Denis Jeandeau Mâcon Chardonnay, with its buttery crispness was a excellent choice to pair with all three courses; terrine appetizer, Andouillette with potatoes and cream sauce and a beautifully light dessert served with the local glace biscuit rose de Reims.
With organic wines from all regions of France, this is a perfect casual spot to relax with a collection of small plates and a glass bubbly,
Definitely book a table at Aux 3 P’tits Bouchons, this charming little wine bar is popular with the locals and serves fresh and locally sourced tapas style food. All organic, the food and wines by the glass changes regularly, so talk about the wines with the staff and scan the chalk board provided for the food details.
Robert Barbichon is one of a handful of new breed small producers of organic and biodynamic Champagne. With just 9 hectares of vines in Gye sur Seine, Courteron and Celles sur Ource he produces wines that will make you take notice of this recent and continually evolving move toward producing more organic wines in France. Reserve 4 Cepages Brut releases a toasty yeastiness on the nose, like a loaf of fresh baked citrus zest flavored brioche. Complex layer of flavors come through on the palate which isn’t surprising with the blend of 70% Pinot Noir, and 10% each of Pinot Meunier, Chardonnay and Pinot Blanc. Creamy fruit flavors mingled with a dusting of spices and that same toasted brioche notes that you find in the aroma greet you with each sip. A glass of this wine was recommend by the server and I am so glad that she suggested it, otherwise I would never have discovered this opulent Champagne.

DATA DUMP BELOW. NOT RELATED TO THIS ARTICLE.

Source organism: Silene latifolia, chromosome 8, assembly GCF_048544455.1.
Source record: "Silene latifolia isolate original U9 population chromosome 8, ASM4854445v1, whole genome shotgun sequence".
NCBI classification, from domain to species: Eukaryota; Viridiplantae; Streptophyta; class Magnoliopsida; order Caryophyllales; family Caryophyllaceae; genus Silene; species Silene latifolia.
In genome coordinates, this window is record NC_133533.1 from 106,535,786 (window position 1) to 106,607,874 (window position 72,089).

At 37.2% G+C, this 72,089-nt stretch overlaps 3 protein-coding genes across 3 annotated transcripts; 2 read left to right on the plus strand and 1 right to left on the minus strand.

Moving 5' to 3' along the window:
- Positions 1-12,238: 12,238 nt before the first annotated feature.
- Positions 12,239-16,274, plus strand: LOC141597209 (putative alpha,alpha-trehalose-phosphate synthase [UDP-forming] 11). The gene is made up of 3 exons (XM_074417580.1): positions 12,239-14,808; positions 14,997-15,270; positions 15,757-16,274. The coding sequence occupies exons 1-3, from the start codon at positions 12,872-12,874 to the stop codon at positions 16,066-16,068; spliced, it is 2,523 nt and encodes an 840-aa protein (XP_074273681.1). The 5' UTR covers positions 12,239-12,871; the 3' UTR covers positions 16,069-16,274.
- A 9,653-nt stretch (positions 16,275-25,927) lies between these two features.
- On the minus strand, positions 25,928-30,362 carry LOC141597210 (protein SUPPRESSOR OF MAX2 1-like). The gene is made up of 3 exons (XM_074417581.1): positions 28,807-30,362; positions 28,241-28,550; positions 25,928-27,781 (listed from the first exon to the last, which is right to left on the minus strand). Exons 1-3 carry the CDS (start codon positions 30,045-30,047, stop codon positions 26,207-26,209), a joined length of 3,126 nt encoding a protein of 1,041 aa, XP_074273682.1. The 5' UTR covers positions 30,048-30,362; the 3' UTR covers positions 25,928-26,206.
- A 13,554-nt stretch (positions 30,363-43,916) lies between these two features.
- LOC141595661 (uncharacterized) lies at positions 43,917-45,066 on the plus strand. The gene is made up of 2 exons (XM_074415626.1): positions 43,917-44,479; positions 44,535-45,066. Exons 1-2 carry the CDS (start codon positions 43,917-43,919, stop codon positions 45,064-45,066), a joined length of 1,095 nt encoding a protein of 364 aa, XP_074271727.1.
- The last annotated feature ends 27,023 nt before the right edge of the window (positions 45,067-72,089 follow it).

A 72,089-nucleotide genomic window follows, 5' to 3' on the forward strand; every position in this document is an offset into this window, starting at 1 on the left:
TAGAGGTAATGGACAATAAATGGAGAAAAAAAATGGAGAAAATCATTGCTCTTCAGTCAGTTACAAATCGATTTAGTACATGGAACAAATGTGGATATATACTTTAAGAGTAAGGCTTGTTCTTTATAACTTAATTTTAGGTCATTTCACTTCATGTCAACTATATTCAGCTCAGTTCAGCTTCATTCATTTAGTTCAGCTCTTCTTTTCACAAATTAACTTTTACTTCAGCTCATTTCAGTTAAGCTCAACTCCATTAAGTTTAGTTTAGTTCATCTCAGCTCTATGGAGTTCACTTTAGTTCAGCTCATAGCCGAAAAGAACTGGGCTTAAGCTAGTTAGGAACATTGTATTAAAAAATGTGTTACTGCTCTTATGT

It is polite to hold eye contact when clinking someone’s glass. Otherwise, you risk seven years bad luck, according to the French superstition.
Champagne Lelarge-Pugeot is a boutique organic grower located in Vrigny who’s family has been making wine since 1789 and Champagne since 1930. The 7th generation of the Lelarge family, Dominique Lelarge, along with his wife and children are now practicing Biodynamic principles in the vineyards that were certified organic in 2013. They believe that letting the grape thrive as naturally as possible will allow it to truly express the terroir on which it grows. Each sip of this Pale Golden champagne delivered creamy effervescence of ripe apricot and apple, with streaks of citrus zest and crisp mineral notes. Beautifully balanced this is lovely Champagne is 65% Meunier, 20% Pinot Noir and 15% Chardonnay.
After an all day champagne tasting and tour in the countryside, a light meal and some final glasses of champagne, was a fitting way to end a memorable two days in Reims.
“In a perfect world, everyone would have a glass of Champagne every evening.” -Willie Gluckstern